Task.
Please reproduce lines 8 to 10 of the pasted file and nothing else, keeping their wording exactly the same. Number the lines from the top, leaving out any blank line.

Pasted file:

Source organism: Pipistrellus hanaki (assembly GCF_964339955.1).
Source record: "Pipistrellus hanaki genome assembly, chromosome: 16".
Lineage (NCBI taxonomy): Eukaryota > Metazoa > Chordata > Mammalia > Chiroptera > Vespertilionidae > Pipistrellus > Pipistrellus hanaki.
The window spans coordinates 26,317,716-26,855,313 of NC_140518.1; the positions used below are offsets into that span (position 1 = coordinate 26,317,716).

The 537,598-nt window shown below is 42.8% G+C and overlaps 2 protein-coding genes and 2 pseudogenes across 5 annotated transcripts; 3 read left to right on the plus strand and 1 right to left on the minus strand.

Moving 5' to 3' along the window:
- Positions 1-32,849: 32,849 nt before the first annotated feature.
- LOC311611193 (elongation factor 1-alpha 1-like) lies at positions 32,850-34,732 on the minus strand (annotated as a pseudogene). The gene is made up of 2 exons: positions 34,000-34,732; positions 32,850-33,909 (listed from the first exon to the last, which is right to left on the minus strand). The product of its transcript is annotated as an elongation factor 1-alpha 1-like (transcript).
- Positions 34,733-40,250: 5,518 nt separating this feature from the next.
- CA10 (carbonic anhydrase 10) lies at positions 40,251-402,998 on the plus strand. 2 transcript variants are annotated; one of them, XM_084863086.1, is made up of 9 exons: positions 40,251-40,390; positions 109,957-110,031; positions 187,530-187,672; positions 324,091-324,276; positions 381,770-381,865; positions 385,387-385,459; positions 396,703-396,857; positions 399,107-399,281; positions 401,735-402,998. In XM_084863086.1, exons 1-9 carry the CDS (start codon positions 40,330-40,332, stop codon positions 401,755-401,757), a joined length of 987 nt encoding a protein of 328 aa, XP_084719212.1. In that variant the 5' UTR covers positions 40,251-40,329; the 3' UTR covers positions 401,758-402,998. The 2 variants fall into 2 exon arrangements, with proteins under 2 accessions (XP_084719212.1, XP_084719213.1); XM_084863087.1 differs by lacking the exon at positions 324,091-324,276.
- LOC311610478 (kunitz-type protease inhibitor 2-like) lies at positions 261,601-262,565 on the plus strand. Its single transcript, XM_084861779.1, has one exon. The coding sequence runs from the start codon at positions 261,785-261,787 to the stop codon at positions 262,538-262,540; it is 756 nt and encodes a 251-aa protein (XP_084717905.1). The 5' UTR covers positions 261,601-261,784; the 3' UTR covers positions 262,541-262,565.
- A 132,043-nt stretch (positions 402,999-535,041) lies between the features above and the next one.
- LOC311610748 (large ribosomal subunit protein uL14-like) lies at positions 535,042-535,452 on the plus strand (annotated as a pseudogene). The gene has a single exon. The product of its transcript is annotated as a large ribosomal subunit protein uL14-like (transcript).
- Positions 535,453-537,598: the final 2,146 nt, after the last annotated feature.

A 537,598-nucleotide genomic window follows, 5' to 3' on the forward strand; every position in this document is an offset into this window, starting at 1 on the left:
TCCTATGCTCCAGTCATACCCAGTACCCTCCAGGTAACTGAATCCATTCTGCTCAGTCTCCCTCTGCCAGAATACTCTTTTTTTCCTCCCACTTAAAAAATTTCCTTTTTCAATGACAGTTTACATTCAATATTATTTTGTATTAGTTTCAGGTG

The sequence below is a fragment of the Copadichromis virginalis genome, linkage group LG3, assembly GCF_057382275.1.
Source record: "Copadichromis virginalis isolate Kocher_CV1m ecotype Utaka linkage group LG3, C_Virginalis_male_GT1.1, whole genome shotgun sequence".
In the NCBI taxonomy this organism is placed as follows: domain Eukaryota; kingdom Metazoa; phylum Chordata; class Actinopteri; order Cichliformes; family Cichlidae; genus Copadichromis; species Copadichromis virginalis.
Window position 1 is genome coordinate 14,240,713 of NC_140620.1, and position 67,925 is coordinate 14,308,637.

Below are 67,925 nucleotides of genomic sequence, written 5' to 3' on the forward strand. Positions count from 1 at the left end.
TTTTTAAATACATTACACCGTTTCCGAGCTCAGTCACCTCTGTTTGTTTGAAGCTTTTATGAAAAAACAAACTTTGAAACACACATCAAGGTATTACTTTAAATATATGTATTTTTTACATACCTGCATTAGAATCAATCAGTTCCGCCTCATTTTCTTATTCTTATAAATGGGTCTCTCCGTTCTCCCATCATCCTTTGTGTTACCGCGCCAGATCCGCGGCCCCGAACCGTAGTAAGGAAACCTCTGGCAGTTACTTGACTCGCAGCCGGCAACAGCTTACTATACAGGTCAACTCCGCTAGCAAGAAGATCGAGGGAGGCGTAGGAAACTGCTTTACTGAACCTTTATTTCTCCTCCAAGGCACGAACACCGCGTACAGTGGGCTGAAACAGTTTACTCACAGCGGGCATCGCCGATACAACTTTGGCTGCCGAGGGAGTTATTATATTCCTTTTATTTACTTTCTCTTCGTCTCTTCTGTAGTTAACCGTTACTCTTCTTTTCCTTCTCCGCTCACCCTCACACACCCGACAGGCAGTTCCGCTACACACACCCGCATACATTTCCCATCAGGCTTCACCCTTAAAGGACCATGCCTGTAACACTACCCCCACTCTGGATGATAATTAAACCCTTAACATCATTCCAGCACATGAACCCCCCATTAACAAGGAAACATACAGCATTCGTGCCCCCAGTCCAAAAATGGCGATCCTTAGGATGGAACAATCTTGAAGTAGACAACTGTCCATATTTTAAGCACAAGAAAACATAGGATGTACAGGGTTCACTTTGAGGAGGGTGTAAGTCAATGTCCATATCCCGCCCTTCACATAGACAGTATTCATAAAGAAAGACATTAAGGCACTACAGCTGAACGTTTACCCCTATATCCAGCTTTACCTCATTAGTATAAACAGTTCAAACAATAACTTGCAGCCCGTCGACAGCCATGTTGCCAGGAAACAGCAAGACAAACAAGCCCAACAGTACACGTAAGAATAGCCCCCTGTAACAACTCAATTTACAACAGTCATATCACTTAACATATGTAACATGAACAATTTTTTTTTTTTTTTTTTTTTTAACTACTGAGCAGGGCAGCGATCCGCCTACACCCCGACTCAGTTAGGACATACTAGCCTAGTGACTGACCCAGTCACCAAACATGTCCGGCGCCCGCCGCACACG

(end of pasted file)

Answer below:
- LOC311611193 (elongation factor 1-alpha 1-like) lies at positions 32,850-34,732 on the minus strand (annotated as a pseudogene). The gene is made up of 2 exons: positions 34,000-34,732; positions 32,850-33,909 (listed from the first exon to the last, which is right to left on the minus strand). The product of its transcript is annotated as an elongation factor 1-alpha 1-like (transcript).
- Positions 34,733-40,250: 5,518 nt separating this feature from the next.
- CA10 (carbonic anhydrase 10) lies at positions 40,251-402,998 on the plus strand. 2 transcript variants are annotated; one of them, XM_084863086.1, is made up of 9 exons: positions 40,251-40,390; positions 109,957-110,031; positions 187,530-187,672; positions 324,091-324,276; positions 381,770-381,865; positions 385,387-385,459; positions 396,703-396,857; positions 399,107-399,281; positions 401,735-402,998. In XM_084863086.1, exons 1-9 carry the CDS (start codon positions 40,330-40,332, stop codon positions 401,755-401,757), a joined length of 987 nt encoding a protein of 328 aa, XP_084719212.1. In that variant the 5' UTR covers positions 40,251-40,329; the 3' UTR covers positions 401,758-402,998. The 2 variants fall into 2 exon arrangements, with proteins under 2 accessions (XP_084719212.1, XP_084719213.1); XM_084863087.1 differs by lacking the exon at positions 324,091-324,276.